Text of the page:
Tuesday, April 28, 2009
Wow, what an absolutely smashing success! First off I have to extend my thanks to the 204 VOLUNTEERS who showed up Saturday to participate in the plantings and clean up! Can you believe that number?! There are some seriously awesome folks in Tampa Bay who are all about making a difference any way they can. My most sincere thanks and kudos go out to them!
This past Saturday MOSI held it’s first ever Green Day event to celebrate the week of Earth Day and National Arbor Day. MOSI led into the event with plantings in the Richard T Bowers Historic Tree Grove starting Wednesday on Earth Day carrying through to Friday on Arbor Day. Nine thematic plantings tied in with the unique histories of the trees in the grove were funded by a grant from Fiskars and were installed by another corps of awesome volunteers led by Kristen G our curator of the BioWorks, butterfly gardens and tree grove. (Check out Kristen’s blog Lepcurious for more details and pictures)
Saturday MOSI held a Green themed exhibitor fair in the Richard T Bowers Historic Tree Grove with some wonderful folks including; Keep Hillsborough County Beautiful, South West Florida Water Management District, Natural Resource Planning Services, Morningstar Fisherman, M & B Products, HCC Institute of Florida Studies, Galaxy Eco Wash, Enviro-tech, Green Armada, FL Aquarium Green Team, Baby Girl Cleaning Products, Hillsborough County Solid Waste, Posey Power Batteries, and a few more (apologies to anyone I am missing!)
Keep Hillsborough County Beautiful was pivotal in helping us recruit and register 204 volunteers for the event. Volunteers cleaned up a mile and a half of city roadways including Fowler Avenue in front of the museum and the side streets bordering the Back Woods. More volunteers bagged trash along the nature trails and dug out long buried trash deep in the woods. Another team of volunteers filled bags and bags with seed pods of invasive trees. With shovels lent to MOSI by Hillsborough County’s Special Events Team, volunteers planted 90 longleaf pine throughout the east and west sandhills of the Back Woods. Cub Scout Pack 78, always up to any task, took on trimming trees growing into the trails. An intrepid group of Girl Scouts dove into duty late in the day cleaning and raking the trails. And with some serious gusto, teams of volunteers armed only with rakes and shovels and some serious fortitude filled in the plow line from our recent brush fire!!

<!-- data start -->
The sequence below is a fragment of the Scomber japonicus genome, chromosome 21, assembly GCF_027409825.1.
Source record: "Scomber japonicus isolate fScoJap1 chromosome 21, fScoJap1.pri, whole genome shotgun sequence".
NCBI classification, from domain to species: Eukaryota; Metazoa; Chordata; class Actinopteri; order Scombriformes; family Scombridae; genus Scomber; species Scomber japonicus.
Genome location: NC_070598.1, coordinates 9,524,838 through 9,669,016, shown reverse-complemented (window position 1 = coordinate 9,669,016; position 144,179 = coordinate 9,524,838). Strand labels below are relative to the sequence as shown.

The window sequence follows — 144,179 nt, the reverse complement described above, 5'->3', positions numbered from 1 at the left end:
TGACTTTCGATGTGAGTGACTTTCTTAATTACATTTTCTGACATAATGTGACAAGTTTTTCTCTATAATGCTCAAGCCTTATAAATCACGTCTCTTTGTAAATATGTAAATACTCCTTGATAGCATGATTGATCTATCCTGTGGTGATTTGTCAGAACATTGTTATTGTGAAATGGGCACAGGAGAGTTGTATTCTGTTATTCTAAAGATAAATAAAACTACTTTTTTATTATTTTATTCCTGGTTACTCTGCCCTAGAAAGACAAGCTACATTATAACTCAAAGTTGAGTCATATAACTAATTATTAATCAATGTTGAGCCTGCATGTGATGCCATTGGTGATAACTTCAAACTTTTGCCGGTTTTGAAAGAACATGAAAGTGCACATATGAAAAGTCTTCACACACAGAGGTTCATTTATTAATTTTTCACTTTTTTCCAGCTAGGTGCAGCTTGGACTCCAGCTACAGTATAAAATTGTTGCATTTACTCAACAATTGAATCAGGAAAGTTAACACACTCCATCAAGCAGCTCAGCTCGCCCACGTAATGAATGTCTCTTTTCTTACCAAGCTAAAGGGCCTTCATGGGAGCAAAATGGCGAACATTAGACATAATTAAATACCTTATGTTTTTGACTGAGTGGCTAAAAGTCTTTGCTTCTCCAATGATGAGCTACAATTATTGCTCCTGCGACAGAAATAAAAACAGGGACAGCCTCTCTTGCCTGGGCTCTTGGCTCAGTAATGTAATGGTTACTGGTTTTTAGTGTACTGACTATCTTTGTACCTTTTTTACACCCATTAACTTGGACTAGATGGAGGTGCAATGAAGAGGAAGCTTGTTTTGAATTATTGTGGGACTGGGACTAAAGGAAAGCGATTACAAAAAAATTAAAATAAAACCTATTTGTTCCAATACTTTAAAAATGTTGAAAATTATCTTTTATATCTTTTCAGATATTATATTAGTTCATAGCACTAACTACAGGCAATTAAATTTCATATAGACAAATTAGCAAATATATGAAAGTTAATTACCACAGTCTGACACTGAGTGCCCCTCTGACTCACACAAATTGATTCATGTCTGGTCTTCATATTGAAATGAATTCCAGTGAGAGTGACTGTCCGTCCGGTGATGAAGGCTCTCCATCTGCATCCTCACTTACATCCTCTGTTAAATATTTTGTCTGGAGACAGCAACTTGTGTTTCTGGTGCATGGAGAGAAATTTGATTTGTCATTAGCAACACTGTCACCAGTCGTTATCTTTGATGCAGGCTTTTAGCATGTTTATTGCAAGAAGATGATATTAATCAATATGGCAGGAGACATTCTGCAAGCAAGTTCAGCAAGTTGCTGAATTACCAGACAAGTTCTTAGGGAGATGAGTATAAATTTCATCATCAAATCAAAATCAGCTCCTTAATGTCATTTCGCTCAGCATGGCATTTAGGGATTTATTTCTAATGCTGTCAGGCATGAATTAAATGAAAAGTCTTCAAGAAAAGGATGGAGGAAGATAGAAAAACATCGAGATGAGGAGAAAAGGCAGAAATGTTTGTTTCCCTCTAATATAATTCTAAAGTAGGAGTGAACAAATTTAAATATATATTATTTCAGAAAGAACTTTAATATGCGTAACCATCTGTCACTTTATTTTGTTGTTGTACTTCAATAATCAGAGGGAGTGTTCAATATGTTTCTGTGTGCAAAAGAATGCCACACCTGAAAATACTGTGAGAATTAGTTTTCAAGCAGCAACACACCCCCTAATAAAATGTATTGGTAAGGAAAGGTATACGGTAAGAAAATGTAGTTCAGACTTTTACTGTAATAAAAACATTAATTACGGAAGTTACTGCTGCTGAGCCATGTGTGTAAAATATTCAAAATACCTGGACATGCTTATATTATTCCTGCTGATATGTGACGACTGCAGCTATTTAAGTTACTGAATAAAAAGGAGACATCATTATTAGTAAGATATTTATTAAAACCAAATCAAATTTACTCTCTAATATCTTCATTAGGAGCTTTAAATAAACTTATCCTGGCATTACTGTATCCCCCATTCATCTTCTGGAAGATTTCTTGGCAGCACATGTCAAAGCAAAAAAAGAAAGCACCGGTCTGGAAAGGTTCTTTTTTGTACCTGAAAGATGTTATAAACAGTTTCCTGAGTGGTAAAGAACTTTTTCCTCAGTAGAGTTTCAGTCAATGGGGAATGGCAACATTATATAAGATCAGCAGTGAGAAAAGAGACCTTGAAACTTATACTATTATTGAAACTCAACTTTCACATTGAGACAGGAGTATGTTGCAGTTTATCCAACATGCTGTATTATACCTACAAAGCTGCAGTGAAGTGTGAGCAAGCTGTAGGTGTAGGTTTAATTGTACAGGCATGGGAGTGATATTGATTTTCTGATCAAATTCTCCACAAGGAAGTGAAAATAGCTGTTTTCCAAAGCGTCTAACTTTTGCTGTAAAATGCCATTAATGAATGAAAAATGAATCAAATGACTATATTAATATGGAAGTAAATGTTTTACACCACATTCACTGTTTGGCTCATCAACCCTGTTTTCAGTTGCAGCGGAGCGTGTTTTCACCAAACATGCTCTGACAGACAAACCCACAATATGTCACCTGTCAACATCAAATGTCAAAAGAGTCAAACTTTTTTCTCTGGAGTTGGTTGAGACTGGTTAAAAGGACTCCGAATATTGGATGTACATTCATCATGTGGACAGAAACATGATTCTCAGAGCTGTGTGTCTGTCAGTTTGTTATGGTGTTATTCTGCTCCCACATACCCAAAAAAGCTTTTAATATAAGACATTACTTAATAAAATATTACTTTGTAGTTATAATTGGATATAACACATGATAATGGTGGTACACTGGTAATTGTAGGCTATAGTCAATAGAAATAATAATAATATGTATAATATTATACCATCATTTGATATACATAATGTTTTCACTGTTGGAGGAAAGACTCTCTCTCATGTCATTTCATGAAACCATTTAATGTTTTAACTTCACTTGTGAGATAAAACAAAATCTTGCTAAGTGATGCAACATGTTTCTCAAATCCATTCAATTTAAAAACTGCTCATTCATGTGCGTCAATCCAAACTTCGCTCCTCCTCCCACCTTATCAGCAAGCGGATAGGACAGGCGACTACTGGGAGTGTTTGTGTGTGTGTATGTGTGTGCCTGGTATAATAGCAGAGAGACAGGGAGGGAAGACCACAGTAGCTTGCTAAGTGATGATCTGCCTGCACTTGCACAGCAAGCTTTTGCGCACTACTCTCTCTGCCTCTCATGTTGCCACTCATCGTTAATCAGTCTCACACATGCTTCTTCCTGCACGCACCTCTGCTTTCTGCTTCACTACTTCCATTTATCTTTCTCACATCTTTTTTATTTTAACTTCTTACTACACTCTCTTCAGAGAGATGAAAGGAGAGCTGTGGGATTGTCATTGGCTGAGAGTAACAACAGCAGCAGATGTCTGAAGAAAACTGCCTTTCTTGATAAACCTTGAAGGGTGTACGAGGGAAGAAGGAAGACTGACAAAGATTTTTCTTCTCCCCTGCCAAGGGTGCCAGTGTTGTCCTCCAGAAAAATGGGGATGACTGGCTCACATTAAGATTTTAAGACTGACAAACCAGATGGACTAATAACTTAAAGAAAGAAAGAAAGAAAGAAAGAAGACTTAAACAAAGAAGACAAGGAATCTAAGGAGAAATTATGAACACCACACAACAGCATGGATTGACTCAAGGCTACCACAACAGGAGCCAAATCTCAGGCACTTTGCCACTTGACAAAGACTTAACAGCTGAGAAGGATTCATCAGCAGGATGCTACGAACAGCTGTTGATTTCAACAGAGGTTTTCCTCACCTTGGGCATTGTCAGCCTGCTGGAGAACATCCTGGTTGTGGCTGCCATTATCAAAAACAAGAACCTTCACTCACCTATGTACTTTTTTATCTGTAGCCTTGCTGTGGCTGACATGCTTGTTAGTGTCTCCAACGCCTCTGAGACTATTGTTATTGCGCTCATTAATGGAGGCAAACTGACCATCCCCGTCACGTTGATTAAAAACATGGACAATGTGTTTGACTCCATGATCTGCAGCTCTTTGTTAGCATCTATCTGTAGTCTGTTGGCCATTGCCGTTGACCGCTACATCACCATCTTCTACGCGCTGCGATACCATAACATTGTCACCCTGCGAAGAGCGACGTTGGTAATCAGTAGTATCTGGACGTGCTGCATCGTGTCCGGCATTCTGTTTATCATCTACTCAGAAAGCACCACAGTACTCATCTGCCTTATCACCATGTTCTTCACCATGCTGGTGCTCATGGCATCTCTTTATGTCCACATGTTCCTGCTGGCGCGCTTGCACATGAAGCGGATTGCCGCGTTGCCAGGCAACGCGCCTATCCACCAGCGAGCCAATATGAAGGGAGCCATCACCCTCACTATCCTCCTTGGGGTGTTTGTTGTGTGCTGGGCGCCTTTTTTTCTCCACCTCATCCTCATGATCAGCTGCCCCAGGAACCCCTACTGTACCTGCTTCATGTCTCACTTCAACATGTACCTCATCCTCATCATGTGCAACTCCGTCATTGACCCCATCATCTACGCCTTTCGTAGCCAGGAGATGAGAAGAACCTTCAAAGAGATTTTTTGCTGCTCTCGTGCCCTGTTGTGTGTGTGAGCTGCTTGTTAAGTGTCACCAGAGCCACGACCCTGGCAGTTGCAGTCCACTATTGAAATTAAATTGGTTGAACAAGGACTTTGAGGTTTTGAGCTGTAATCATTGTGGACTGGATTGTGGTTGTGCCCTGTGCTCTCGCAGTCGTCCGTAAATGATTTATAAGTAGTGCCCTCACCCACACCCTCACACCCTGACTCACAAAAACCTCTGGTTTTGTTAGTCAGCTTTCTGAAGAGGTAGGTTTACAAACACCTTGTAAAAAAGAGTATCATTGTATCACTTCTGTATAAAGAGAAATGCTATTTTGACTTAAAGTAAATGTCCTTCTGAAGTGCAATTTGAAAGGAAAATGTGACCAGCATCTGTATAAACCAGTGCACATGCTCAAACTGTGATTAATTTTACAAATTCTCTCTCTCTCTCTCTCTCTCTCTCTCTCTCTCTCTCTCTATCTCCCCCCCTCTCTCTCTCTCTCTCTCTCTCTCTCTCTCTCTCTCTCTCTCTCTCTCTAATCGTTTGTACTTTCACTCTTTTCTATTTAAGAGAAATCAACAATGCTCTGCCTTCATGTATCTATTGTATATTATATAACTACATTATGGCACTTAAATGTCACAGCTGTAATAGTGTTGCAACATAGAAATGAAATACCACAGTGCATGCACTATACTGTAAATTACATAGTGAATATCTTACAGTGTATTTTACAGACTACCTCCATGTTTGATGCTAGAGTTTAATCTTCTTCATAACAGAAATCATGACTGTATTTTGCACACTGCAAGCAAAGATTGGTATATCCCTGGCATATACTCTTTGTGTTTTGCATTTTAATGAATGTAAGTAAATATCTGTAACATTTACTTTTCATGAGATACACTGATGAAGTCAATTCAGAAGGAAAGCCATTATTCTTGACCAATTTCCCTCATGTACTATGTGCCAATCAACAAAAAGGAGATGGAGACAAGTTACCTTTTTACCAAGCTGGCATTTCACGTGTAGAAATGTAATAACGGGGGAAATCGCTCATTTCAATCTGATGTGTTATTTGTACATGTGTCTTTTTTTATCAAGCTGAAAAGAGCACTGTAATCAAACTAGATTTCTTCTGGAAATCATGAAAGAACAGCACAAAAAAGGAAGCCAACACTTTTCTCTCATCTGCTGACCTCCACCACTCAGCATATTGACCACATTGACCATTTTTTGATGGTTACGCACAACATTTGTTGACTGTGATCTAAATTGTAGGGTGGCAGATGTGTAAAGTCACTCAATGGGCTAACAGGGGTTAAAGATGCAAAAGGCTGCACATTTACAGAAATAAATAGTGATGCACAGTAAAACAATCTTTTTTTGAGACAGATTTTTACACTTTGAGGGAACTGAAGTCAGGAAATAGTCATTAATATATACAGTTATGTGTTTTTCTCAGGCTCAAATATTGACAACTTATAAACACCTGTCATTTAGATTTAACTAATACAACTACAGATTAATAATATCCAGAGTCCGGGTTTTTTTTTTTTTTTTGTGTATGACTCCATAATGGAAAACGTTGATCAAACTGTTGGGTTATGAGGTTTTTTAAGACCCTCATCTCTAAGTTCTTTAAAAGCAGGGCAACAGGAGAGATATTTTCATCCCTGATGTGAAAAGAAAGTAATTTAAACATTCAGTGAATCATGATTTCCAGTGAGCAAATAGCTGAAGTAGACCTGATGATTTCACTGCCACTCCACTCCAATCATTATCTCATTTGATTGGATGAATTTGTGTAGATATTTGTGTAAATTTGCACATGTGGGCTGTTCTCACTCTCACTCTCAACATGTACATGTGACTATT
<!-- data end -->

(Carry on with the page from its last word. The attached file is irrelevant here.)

Many thanks go out to all the MOSI staff and friends for help making the day possible. Thanks to Phil, Joel, Guest Services, Custodial, Parking, Cafe, Kristen, Sara, MOSI Science Store, and probably a ton more staff I am forgetting. Thanks to Mindy from NRPS for help mapping and flagging trees. Super thanks to Will and T.R.E.E. Inc. for donating nearly 100 longleaf pines for the plantings! Thanks to Steve for helping me schlep all those trees in and out of the truck! Thank you to Walter for taking photographs (and to Erin for letting me borrow him.) And, thanks to Joe and Pat for helping me heft 60 plus bags of garbage in the dumpster at the end of the day!
Our most sincere thanks go to the folks who provided extras for all of our amazing volunteers; thank you to Natural Resource Planning Services for providing over 200 bottles of water for our volunteers, thank you to M&B Products for providing water and juice in their unique bags to our volunteers, thank you to Dunkin Donuts for providing coffee and donuts for our volunteers, super thanks to MOSI for giving all volunteers a free pass to MOSI, and super super thanks to Keep Hillsborough County Beautiful for providing volunteers with t-shirts, sunscreen, bracelets, more water, tote bags, snacks, and other goodies in appreciation of their great service!